In this context, sustainability label means any voluntary trust mark, quality mark or equivalent, either public or private, that aims to set apart and promote a product, a process or a business by reference to its environmental or social characteristics, or both, excluding any mandatory label required under Union or national law. Certification schemes are third-party verification schemes that certify that a product, process or business complies with certain requirements, that allows for the use of a corresponding sustainability label. The terms of the certification scheme, including its requirements, must be publicly available and meet the specific criteria set forth in the Directive, in particular with regard to transparency, fairness, expert involvement and procedure for monitoring and non-compliance.

Further extension of black-listed practices

In addition, the Directive extends the list of commercial practices which are to be considered unfair in all circumstances to include practices associated with the early obsolescence of products and greenwashing:

  • Making a generic environmental claim for which the trader is not able to demonstrate recognised excellent environmental performance relevant to the claim; generic environmental claim means environmental claims made in written or oral form, including through audio-visual media, that are not included on a sustainability label and where the specification of the claim is not provided in clear and prominent terms on the same medium;
  • Making an environmental claim about the entire product or the trader’s entire business when it concerns only a certain aspect of the product or a specific activity of the trader’s business;
  • Claiming, based on the offsetting of greenhouse gas emissions, that a product has a neutral, reduced or positive impact on the environment in terms of greenhouse gas emissions;
  • Presenting requirements imposed by law on all products within the relevant product category on the Union market as a distinctive feature of the trader’s offer;
  • Withholding information from the consumer about the fact that a software update will negatively impact the functioning of goods with digital elements or the use of digital content or digital services;
  • Presenting a software update as necessary when it only enhances functionality features;
  • Commercial communication in relation to a good containing a feature introduced to limit its durability despite information on the feature and its effects on the durability of the good being available to the trader;
  • Falsely claiming that under normal conditions of use a good has a certain durability in terms of usage time or intensity;
  • Presenting a good as allowing repair when it does not;
  • Inducing the consumer to replace or replenish the consumables of a good earlier than necessary for technical reasons; and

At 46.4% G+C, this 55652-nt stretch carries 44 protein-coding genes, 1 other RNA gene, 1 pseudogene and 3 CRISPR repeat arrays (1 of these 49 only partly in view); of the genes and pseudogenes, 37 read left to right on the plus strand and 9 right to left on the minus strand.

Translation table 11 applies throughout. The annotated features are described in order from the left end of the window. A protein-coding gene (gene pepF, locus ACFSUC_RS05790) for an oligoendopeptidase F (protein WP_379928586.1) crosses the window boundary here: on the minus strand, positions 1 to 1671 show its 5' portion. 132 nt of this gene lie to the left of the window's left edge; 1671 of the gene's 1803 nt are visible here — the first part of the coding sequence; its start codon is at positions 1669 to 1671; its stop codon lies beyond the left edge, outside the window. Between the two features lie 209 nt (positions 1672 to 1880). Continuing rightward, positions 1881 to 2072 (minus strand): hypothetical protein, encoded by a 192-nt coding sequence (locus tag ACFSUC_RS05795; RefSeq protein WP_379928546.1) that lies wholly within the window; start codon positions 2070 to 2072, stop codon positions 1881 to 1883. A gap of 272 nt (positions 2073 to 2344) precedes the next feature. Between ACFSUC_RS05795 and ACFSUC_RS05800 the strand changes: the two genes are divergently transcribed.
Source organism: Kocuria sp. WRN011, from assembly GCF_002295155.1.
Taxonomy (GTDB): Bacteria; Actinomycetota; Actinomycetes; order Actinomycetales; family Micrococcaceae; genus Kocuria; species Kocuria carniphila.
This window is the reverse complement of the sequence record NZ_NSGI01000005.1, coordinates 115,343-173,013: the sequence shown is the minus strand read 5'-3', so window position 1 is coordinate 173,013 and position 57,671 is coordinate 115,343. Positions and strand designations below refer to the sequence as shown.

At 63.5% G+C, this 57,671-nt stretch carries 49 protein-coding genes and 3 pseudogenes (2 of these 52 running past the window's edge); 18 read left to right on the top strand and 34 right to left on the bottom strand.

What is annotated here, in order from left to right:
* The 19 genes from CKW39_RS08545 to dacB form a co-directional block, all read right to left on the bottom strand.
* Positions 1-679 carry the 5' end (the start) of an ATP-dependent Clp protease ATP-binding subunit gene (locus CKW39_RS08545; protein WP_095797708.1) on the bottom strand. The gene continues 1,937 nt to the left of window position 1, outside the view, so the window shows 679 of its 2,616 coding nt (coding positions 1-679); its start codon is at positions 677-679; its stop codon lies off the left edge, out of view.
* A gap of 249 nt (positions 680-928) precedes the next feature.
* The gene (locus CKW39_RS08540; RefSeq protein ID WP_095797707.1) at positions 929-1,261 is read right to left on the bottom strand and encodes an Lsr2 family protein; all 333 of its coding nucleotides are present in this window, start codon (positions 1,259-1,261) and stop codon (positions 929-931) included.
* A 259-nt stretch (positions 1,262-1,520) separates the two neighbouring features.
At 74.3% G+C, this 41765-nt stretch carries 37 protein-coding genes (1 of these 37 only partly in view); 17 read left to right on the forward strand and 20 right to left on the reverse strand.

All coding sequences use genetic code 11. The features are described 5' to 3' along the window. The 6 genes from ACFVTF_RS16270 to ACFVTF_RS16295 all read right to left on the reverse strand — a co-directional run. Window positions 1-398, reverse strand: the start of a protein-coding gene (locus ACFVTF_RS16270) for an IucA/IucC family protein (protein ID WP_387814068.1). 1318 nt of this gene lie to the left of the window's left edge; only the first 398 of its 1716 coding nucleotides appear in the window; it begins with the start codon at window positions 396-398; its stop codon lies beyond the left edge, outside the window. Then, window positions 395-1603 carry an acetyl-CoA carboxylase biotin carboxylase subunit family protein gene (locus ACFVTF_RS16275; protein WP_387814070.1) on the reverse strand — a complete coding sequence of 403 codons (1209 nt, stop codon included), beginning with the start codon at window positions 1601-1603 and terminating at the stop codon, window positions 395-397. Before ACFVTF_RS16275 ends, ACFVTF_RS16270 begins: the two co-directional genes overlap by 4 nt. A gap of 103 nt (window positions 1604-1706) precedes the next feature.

• Withholding information concerning the impairment of the functionality of a good when consumables, spare parts or accessories not supplied by the original producer are used, or falsely claiming that such impairment will happen.
Prohibition of misleading claims and additional information requirements

Moreover, the Directive updates the list of product characteristics which can be the subject of misleading actions under the UCPD, including "environmental or social characteristics" and "circularity aspects, such as durability, reparability or recyclability". It also updates the list of information to be regarded as material for product comparisons: where a trader provides a service which compares products and provides the consumer with information on environmental or social characteristics or on circularity aspects of the products or suppliers of those products, information about the method of comparison, the products which are the subject of comparison and the suppliers of those products, as well as the measures in place to keep that information up to date, must be regarded as material information:

  • Additional actions considered as misleading added

The Directive adds two commercial actions to the list of practices which are to be considered misleading if they cause or are likely to cause the average consumer to take a transactional decision that he/she would not have otherwise taken:

  1. making an environmental claim related to the future environmental performance without clear, objective and publicly available and verifiable commitments set out in a detailed and realistic implementation plan, that includes measurable and time-bound targets and other relevant elements necessary to support its implementation (e.g. allocation of resources) and that is regularly verified by an independent third-party expert, whose findings are made available to consumers;
  2. advertising benefits to consumers that are irrelevant and do not result from any feature of the product or service.
  • Extension of pre-contractual information to be provided